By any standard, Claire is a woman ahead of her own time in 1945, and an outright anomaly in the 18th century. Her unusual upbringing, together with her six years as an army combat nurse, shaped Claire into a thoroughly independent woman undaunted by rough living conditions and physical danger. She is an eminently sensible person, though her considerable personal freedom from a young age shows through in her stubborn aversion to taking orders without questioning them. When it comes to practicing medicine, Claire takes charge and keeps a cool head in dire situations. In the 20th century, she stands out as a woman in medical school, and in the 18th she draws the ire of fellow surgeons, an exclusively male profession at the time.

Physical Appearance

Claire's defining physical features include her extremely curly hair and golden-colored eyes. Her hair, when unfettered by pins or ribbons, is wildly large and curly, and frequently breaks free of its bonds when she is agitated or engaged in physical activity. At the beginning of the series, she observes that her hair is light brown, though later in life it takes on lighter streaks of gold and silver. By her early sixties, Claire has a broad streak of white hair at her temple.[21]

Her eyes are variously described as amber, golden, golden-brown, smoky topaz, the color of well-aged sherry or whisky, and compared to those of a hawk or leopard. Claire's Uncle Lamb told her that her mother's eyes had been the same color.[22] She has a naturally pale complexion, often described as so white as to be translucent, though her skin tans to a soft light brown after long periods of time spent outdoors. She has an average modern height at five feet, six inches, though she is taller than most women (and not a few men) of the 18th century.


Frank Randall

Frank first met Claire Beauchamp when he came to consult her uncle, Quentin Beauchamp, about a point of French philosophy as it related to Egyptian religious practice. After a period of time, they were married, and spent a brief two-day honeymoon in the Scottish Highlands, followed by a year together before the outbreak of World War II.

Claire and Frank were separated for most of the war. Once the war was over, Claire and Frank reunited in 1945 (1946 in Cross Stitch)[20] and decided to have a second honeymoon in the Scottish Highlands to reestablish their marriage. They stayed in a town called Inverness in the north of Scotland, which was situated near an ancient stone circle. Claire went missing at that stone circle.

They were reunited when she returned again in 1948. However, Claire had returned pregnant with another man's child and admitted to having married and fallen in love with her second husband. Frank said he did not believe Claire's story, choosing instead to believe that she was delusional and losing her grip on reality.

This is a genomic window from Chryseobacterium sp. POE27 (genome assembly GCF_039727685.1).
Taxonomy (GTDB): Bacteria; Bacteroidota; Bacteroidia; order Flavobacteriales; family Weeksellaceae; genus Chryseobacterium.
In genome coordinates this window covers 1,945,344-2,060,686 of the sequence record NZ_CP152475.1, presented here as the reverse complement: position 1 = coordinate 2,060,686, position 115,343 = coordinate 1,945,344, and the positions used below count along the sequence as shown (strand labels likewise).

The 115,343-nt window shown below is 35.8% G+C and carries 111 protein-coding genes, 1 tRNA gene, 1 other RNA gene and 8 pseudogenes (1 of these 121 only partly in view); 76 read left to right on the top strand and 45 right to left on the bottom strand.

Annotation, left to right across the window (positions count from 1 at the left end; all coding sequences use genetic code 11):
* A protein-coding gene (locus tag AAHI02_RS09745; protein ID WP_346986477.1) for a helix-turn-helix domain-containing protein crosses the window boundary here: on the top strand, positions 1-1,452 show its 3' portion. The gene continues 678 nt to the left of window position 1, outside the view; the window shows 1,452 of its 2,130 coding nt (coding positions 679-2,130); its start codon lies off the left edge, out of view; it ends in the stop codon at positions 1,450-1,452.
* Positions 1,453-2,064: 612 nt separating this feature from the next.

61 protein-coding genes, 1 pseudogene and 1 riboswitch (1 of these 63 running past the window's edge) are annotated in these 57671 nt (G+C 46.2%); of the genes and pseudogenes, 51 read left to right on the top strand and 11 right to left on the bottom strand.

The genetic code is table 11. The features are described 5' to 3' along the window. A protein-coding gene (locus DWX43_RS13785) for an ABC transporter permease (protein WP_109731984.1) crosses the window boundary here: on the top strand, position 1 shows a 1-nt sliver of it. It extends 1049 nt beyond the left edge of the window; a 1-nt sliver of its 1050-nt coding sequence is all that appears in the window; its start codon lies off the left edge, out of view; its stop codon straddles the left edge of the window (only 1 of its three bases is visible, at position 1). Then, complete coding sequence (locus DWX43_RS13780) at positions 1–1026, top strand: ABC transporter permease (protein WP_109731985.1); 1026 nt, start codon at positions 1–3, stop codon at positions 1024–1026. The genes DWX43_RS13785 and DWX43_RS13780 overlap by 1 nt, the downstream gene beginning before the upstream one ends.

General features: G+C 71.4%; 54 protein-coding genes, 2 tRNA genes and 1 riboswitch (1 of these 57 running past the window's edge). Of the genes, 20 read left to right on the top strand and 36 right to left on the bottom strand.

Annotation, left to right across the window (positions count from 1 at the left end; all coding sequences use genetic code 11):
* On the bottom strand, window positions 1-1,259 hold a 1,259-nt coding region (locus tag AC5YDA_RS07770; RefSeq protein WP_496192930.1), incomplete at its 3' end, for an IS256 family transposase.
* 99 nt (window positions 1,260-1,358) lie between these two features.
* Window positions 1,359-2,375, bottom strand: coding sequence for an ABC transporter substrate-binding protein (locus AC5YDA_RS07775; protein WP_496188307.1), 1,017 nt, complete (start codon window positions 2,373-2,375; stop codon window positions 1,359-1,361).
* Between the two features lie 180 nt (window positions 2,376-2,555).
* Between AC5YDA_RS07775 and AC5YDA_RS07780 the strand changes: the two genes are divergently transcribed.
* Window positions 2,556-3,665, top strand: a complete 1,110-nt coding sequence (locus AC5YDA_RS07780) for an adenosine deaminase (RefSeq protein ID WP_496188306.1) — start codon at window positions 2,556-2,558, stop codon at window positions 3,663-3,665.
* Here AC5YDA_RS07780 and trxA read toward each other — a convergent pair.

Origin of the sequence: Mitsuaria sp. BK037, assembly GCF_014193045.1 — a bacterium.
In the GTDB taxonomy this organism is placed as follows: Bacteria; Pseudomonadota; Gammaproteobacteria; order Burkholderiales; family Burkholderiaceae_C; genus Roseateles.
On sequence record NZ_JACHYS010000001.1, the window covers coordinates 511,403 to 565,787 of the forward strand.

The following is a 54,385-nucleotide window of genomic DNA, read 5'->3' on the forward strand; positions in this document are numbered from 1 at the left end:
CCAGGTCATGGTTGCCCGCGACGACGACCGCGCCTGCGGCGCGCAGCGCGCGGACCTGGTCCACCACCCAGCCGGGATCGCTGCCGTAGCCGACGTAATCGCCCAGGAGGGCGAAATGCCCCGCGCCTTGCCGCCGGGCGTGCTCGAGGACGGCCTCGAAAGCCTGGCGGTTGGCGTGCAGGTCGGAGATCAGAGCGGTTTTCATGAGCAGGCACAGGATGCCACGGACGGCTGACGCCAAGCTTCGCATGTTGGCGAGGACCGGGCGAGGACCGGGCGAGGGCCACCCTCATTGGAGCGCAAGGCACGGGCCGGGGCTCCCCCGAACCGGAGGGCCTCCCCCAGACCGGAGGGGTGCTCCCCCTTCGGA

Feeling some sense of responsibility for the welfare of Claire and her child, Frank insisted on staying by Claire as her husband. He asked that while he lived, Claire would never tell Brianna the truth of her paternity. Their relationship over twenty years remained rocky, and Claire suspected that Frank was involved in several affairs throughout the marriage, though he was discreet. After an intense argument that started with Frank's announcement that he was leaving Claire and taking Brianna with him, Frank stormed out and drove away in the middle of the night. While Claire was at the hospital checking on a patient, she received word that Frank had been in a fatal car accident.

Jamie Fraser

Claire met Jamie shortly after she accidentally traveled through time from 1946 to 1743. She reset his dislocated shoulder and bandaged wounds that he sustained during a skirmish with English soldiers over the course of one night, during which they rode the same horse on the way to Castle Leoch. While staying at the castle, Claire gradually learned more about Jamie's background and circumstances, namely that he had a price on his head for a crime he didn't commit and couldn't return to his family's home.

Just a few months after meeting, several weeks of which were spent on the road collecting rents with the MacKenzies, Claire was left with no better option for her survival than to marry a Scot in order to evade the grasp of Captain Randall. She married Jamie unwillingly, though over the course of their wedding night it became apparent that there was certainly more to the attraction that had been building between them than simple lust or loneliness. She took one opportunity to try to escape and return to her own time, but was foiled when she was picked up by English redcoats and brought to Captain Randall. Jamie rescued her, and they returned to Castle Leoch.

They spent several months as a married couple in the castle until Claire was imprisoned in the local village as a suspected witch. Jamie rescued her yet again, and she told him the truth about where, and when, she came from. He believed her, much to her surprise, though he admitted he didn't understand it yet. He then took her back to the stone circle at Craigh na Dun, so that she could return to her husband, Frank. Though she spent the day contemplating her decision, she ultimately chose to stay with Jamie.